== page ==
By Kathy Chouteau
Fresh off a banner year for cookie sales, Richmond Girl Scout Troop #33895 has kept the momentum going by making a difference with some worthy local causes by donating partial proceeds.
“Our sales were through the roof and our girls were thrilled,” said Troop Leader and Richmond resident Deborah Larsen about their stellar cookie sales this year, noting that the Girls Scouts recently “donated 10 percent of their cookie earnings to Jelly’s animal shelter and each purchased some supplies for the animals at Jelly’s.” Located in San Pablo, Jelly’s Place is a nonprofit rescue and no-kill shelter that rescues, offers veterinary care and provides placement for abandoned, impounded, sick or injured dogs and cats.
The Girls Scouts’ good deeds didn’t stop there. Troop #33895—which consists of 14 Kindergarten through fourth grade girls from local elementary schools including Michelle Obama, Mira Vista, Washington and Ford—also spread some love with some of our nation’s most iconic and inspirational women: Rosie the Riveters.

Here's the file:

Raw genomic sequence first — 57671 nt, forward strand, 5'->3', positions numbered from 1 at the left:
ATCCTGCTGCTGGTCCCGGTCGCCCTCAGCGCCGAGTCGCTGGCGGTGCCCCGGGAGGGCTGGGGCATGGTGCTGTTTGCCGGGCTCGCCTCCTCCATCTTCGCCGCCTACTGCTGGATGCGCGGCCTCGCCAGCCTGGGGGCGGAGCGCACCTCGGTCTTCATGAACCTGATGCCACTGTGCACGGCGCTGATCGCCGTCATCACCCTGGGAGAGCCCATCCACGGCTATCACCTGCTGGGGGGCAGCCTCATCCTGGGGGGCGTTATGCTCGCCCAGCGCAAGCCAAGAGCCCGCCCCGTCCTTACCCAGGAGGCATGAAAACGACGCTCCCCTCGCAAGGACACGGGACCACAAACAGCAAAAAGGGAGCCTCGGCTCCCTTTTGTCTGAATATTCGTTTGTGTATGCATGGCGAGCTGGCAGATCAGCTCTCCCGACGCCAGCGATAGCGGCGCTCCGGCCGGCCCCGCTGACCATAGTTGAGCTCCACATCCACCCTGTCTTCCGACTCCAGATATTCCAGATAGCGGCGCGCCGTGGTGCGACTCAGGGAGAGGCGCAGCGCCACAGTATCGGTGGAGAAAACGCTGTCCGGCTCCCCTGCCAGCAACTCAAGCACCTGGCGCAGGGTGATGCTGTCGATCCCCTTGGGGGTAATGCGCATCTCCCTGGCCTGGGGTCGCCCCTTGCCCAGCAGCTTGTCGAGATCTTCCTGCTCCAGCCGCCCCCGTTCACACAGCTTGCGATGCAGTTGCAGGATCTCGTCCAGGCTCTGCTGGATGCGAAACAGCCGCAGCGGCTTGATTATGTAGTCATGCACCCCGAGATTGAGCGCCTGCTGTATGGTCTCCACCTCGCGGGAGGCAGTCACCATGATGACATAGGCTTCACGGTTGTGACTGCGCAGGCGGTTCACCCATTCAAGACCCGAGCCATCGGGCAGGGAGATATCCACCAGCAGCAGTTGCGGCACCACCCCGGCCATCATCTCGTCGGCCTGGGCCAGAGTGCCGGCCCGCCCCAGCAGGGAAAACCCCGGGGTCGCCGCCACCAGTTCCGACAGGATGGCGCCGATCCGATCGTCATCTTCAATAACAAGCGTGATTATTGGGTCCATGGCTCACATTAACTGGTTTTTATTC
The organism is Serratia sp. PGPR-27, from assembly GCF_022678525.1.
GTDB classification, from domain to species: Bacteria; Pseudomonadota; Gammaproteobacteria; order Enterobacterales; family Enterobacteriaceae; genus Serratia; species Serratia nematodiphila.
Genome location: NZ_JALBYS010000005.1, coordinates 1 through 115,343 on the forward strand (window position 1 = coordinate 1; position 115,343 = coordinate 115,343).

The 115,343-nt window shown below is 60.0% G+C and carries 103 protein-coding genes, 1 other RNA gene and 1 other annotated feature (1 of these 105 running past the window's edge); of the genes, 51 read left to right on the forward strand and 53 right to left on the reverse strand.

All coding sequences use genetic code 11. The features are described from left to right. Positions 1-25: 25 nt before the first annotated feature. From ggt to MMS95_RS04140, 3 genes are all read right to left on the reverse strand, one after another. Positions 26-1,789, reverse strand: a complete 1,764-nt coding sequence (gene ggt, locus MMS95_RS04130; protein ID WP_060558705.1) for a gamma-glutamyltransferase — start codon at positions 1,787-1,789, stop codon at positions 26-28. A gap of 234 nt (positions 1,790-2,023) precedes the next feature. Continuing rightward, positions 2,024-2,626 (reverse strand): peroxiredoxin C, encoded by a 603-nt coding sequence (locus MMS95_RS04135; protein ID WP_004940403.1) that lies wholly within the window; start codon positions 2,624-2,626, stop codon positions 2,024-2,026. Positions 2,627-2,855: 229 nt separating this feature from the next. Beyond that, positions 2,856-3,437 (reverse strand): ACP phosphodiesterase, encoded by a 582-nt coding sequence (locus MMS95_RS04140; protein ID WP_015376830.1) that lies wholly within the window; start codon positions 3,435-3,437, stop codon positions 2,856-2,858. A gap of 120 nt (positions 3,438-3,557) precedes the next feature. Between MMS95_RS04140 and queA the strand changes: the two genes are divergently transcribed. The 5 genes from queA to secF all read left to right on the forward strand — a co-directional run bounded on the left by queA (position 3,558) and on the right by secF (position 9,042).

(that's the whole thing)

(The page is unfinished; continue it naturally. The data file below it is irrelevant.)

According to Larsen, “a troop dad reached out to the Rosie the Riveter Trust, [which] suggested we do something special for Rosie the Riveter Day [March 21, 2021]. We found five original Rosies in the Bay Area, contacted them and we are planning on giving them some boxes of Girl Scout cookies along with a photo card our troop made of our girls dressed like Rosies.”
Under Larsen’s guidance, Troop #33895 has a history of giving back to the community. Last year, the troop’s scouts donated 10 percent of the proceeds from its cookie sales to Richmond’s Bay Area Rescue Mission, an organization that provides food, shelter and other crucial resources for people facing homelessness.
Past efforts by the scouts have also included service projects such as bagging food at the Food Bank of Contra Costa & Solano for Martin Luther King, Jr. Day in 2020 and assisting the nonprofit Urban Tilth with gardening at Unity Park.
During an earlier conversation, Larsen told the Standard she tries to instill in the girls “Richmond-focused city pride, being good citizens and giving back to the city” as well as developing a sense of community and friendship among the troop members. She also aims to teach “little girls to grow up to be strong women” with a “good sense of identity, independence and all those things we want for our kids.”